What you need to know about the Navy's Expanded Sexual Assault Prevention and Response Initiatives
I’m pleased to introduce myself as the new director of the 21st Century Sailor Office, N17 and the Chief of Naval Operation Admiral Jonathan W. Greenert’s Sexual Assault Prevention and Response officer. This is an important job that encompasses many programs that are vital for keeping our Sailors safe, happy and productive.
Today, I would specifically like to address initiatives that have been put in place to combat sexual assault. The armed forces continue to provide the attention that this serious problem deserves and I am proud to explain the great efforts that the Navy is undertaking to provide a safe working environment for all Sailors.
What is the role of the CNO’s SAPR officer?
The SAPR officer is in charge of the development and implementation of training and policies throughout the Navy to eliminate sexual assault from our ranks. Sexual assault is a safety and readiness issue for our force, and we must address it with efforts at all levels of the chain of command. The increased focus the Navy is giving to his high-priority mission demands dedicated positions within our force as well as bringing additional specialized professionals onboard.
What sorts of professionals are being hired and where will they be?
We will be hiring civilians with experience responding to cases of sexual assault. These resiliency counselors will be deployed with carrier strike groups, expeditionary strike groups and amphibious ready groups by the end of fiscal year 2014. They provide services, support and coordination for sexual assault prevention and response. However, resiliency counselors are not limited to assisting with issues related to sexual assault; they are also there to help Sailors cope with stress, depression, thoughts of suicide, or other life situations. The overall health of our Sailors is a top priority that will improve by adding these skilled professional counselors to our fleet.
What new roles within the ranks are being developed?
Each Navy installation and fleet concentration area will have a senior flag officer designated to lead the area SAPR program. This officer will establish discussions between installation representatives, members from the command, and the local community to review progress in eliminating sexual assault. At higher echelon commands, an O-4 or above will serve as the designated SAPR officer, who will coordinate command SAPR objectives and report progress directly to the commander.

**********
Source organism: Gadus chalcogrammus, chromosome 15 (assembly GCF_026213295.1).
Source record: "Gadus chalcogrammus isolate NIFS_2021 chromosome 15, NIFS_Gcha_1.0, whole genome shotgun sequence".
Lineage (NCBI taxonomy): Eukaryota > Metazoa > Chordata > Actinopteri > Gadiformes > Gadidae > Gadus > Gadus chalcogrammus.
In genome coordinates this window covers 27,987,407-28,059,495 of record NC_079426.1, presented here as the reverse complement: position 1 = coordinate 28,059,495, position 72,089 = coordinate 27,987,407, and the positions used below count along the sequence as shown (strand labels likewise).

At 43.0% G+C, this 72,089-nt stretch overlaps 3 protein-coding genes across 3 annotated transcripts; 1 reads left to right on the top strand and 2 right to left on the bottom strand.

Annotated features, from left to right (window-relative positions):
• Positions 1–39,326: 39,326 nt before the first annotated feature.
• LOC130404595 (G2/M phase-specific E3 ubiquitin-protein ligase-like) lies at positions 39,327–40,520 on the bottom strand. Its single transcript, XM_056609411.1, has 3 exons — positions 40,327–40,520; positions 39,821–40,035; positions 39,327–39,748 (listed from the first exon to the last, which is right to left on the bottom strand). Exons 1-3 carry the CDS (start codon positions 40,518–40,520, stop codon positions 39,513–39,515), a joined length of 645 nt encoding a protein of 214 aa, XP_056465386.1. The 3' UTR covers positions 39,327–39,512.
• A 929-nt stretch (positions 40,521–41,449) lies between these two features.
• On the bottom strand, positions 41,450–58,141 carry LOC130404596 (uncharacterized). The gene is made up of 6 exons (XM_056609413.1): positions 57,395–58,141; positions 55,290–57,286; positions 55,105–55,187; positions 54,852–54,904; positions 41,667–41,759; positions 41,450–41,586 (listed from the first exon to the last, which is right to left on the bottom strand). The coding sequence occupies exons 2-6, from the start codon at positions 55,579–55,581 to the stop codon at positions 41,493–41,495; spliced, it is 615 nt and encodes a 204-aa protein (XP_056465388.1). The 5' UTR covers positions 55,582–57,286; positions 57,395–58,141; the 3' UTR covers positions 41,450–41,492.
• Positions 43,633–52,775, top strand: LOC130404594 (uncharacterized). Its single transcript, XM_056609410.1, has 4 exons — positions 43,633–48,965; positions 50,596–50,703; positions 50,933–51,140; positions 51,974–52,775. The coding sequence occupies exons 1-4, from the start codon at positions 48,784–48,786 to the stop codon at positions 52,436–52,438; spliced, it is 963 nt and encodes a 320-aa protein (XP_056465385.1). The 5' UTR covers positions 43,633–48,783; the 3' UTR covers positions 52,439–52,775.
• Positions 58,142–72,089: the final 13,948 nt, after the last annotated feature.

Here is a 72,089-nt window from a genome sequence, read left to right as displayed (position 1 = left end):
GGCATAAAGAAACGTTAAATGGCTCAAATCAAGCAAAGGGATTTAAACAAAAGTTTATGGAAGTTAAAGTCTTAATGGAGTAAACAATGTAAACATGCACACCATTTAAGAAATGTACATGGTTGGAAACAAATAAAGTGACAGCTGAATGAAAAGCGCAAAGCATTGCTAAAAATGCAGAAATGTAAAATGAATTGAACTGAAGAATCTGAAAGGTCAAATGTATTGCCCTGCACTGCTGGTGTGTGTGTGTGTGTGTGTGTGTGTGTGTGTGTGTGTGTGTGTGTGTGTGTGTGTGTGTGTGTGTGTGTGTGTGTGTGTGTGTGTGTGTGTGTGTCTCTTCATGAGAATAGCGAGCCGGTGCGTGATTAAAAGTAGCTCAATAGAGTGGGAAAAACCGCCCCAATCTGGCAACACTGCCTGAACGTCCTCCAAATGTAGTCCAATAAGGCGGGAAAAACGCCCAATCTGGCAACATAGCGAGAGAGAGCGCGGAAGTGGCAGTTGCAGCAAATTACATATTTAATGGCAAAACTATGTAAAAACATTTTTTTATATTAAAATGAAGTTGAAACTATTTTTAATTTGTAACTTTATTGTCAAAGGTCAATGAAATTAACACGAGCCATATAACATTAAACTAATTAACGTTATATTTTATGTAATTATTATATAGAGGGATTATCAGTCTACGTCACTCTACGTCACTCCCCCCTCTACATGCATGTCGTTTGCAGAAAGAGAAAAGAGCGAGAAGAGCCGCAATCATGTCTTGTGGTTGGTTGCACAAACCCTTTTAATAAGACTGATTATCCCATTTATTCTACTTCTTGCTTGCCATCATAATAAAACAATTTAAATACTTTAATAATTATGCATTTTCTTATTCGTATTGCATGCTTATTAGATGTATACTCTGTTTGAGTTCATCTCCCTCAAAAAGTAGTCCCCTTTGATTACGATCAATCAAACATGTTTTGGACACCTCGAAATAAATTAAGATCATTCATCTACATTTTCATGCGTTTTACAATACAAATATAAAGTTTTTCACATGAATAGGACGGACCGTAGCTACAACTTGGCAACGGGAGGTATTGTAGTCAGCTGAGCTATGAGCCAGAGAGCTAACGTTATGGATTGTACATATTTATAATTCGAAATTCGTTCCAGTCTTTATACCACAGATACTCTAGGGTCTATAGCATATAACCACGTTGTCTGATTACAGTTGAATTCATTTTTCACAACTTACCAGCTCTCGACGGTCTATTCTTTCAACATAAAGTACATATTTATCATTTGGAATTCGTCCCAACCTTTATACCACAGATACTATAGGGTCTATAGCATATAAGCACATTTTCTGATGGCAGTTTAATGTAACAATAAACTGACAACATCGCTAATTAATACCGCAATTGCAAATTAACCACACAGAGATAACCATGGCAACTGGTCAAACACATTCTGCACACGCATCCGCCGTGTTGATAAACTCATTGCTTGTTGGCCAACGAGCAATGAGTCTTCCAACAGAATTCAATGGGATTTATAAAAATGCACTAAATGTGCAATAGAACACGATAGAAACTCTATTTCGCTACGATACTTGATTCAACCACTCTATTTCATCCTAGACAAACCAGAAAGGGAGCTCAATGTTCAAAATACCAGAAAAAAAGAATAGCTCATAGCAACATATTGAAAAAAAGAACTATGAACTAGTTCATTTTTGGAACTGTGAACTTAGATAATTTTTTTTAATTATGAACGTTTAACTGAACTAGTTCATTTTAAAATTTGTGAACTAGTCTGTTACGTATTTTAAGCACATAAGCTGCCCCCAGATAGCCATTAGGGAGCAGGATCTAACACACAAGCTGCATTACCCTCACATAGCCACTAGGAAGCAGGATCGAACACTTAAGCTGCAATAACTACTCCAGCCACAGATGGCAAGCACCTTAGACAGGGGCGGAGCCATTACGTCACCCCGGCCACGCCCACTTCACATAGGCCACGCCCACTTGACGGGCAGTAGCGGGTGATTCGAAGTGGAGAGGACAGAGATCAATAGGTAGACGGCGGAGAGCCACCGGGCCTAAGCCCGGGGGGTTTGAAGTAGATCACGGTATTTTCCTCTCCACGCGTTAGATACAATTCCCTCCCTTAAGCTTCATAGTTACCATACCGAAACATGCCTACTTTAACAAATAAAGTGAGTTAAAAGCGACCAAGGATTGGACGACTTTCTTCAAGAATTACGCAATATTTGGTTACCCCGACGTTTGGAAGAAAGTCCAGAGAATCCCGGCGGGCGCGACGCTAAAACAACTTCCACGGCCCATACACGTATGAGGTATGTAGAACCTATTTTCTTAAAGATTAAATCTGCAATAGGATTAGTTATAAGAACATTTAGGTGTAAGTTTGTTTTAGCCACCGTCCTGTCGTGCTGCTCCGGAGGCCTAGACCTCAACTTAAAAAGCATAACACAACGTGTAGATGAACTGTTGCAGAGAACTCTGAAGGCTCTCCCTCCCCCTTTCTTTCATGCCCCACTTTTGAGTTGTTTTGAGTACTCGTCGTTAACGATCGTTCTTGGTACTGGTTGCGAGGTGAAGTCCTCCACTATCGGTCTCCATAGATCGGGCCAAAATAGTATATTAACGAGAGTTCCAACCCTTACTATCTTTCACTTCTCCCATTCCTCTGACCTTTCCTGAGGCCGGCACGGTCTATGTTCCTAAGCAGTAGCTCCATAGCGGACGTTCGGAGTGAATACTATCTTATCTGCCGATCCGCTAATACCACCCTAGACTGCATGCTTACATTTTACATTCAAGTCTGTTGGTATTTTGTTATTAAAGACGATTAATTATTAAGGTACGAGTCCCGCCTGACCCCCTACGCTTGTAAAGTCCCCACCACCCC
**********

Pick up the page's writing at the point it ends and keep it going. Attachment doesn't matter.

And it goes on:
Many of the cases of sexual assault occur among junior enlisted. What are you doing to specifically address this population of Sailors?
Rigorous SAPR training has already been incorporated into the curriculum at boot camp in Great Lakes. We have received very positive response to this and plan to roll out this process to other Navy installations. Additionally, as part of our recent initiatives, we want to ensure that new accessions remain aware of the seriousness of this crime. Roving barracks patrols will be initiated and well as surveying of potentially vulnerable areas to determine if improvements need to be made to create a safer environment.
How will progress be monitored?
There are several methods available for a Sailor to report a sexual assault; it is only by encouraging victims to come forward that we can ensure the victim gets the help they need and that leadership can accurately determine the magnitude of the problem. However, because some may be reluctant to come forward, anonymous command climate surveys play an important role in making leadership aware of any problems or concerns within their command. A command climate survey must be done within 90 days of any new commanding officer assuming command and then once every 12 months thereafter. I encourage every Sailor to take these surveys seriously and answer the questions in them honestly. Only through your help and participation can we learn about problems or concerns that we need to address and correct.
For more information on these latest initiatives see NAVADMIN 181/13.
Additional information and resources to combat sexual assault is available at www.sapr.navy.mil. Sexual assault affects Navy readiness, and the Navy is committed to preventing sexual assault. Join the Navy’s conversation about sexual assault on social media and help raise awareness by using #NavySAPR.
What do you think about these initiatives to combat sexual assault?